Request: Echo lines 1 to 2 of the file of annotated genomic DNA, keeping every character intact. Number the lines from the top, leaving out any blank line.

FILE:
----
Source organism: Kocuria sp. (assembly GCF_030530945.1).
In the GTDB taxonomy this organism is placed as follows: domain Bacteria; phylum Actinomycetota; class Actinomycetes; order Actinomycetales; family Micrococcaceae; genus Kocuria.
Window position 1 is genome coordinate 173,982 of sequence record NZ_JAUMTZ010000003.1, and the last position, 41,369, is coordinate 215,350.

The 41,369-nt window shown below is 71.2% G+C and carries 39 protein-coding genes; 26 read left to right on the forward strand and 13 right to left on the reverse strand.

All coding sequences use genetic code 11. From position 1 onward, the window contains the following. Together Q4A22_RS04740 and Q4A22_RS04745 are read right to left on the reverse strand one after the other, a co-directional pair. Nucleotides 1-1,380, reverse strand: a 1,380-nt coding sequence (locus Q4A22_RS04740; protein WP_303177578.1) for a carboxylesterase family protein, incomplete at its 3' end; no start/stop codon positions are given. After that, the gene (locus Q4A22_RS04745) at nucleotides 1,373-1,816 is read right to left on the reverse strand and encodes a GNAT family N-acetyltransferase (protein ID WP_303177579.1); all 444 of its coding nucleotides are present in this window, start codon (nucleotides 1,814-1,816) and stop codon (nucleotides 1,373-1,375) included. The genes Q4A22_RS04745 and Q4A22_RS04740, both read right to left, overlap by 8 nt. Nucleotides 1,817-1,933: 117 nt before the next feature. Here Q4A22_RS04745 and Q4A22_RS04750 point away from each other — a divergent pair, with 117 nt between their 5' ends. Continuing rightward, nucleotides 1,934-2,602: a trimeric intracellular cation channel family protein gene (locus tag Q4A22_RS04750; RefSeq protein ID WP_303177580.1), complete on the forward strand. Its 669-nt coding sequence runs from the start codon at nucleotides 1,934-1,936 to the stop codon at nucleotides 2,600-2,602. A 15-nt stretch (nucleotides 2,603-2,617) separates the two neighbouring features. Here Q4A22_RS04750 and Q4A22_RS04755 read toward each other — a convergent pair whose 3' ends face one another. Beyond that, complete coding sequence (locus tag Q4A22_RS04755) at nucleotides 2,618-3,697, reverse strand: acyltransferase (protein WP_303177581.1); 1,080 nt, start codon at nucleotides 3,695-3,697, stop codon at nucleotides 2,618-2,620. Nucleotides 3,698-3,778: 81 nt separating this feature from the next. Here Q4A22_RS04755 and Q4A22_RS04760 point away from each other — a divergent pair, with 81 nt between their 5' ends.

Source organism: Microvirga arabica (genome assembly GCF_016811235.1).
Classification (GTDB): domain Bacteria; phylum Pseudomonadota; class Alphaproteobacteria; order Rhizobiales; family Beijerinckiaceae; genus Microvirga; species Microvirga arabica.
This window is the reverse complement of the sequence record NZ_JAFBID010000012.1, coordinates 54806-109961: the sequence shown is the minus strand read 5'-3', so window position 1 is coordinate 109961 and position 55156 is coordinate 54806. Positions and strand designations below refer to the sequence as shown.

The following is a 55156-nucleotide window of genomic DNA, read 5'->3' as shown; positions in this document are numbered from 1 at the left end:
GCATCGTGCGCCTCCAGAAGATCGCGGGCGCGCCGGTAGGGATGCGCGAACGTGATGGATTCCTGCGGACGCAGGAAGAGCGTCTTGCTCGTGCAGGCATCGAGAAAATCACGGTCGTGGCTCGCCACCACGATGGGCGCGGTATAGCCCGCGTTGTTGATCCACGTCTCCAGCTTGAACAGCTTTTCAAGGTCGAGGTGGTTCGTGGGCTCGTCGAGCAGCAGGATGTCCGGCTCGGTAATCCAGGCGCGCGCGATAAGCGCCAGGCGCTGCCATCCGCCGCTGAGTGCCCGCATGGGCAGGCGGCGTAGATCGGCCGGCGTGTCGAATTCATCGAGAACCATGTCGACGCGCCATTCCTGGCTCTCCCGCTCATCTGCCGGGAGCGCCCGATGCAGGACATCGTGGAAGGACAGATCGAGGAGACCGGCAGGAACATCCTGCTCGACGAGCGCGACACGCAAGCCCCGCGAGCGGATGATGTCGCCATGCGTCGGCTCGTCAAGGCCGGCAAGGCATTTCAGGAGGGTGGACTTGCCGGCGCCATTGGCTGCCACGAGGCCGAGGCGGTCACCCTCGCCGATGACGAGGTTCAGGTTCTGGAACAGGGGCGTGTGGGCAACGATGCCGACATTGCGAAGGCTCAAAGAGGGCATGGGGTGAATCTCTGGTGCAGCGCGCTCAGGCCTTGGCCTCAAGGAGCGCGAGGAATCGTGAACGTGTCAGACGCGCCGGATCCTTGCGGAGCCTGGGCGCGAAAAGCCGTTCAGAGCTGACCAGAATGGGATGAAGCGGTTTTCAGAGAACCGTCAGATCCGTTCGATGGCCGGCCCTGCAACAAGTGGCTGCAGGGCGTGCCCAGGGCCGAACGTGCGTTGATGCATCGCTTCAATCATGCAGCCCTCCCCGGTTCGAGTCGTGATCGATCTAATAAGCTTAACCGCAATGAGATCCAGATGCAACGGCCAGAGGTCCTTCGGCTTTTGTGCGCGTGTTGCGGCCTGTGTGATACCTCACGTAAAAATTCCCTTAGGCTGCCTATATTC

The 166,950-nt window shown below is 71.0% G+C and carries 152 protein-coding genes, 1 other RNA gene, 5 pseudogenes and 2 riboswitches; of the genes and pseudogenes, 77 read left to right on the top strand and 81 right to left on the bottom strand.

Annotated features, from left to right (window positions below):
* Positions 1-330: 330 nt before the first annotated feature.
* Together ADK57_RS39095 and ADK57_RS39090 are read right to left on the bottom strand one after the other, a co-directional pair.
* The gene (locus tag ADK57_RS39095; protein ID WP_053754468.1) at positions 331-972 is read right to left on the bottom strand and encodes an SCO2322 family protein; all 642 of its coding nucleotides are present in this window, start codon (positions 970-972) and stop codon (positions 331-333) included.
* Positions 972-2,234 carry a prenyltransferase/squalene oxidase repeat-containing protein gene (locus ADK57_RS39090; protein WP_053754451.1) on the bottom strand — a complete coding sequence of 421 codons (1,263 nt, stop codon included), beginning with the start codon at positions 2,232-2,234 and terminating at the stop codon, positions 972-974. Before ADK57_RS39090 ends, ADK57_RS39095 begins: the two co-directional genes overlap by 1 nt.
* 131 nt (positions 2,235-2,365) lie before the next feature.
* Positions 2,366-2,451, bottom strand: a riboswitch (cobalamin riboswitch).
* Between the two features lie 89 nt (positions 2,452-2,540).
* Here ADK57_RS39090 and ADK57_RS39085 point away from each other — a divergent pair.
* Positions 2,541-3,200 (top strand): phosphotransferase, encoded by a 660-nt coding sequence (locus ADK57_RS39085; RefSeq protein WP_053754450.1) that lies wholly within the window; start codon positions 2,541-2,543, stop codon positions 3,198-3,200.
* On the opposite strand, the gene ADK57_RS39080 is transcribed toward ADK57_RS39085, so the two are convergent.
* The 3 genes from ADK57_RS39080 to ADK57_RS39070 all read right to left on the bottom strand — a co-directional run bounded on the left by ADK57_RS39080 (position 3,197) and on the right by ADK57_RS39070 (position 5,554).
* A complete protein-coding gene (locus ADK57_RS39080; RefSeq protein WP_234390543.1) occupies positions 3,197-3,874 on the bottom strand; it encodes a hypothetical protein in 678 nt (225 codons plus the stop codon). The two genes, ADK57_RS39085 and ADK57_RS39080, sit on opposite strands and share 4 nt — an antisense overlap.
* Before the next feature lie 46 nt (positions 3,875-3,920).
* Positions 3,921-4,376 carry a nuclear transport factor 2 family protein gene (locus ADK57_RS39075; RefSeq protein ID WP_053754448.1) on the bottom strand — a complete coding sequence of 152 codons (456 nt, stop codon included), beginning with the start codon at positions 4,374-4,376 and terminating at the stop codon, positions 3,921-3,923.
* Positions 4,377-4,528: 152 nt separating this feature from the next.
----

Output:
Source organism: Kocuria sp. (assembly GCF_030530945.1).
In the GTDB taxonomy this organism is placed as follows: domain Bacteria; phylum Actinomycetota; class Actinomycetes; order Actinomycetales; family Micrococcaceae; genus Kocuria.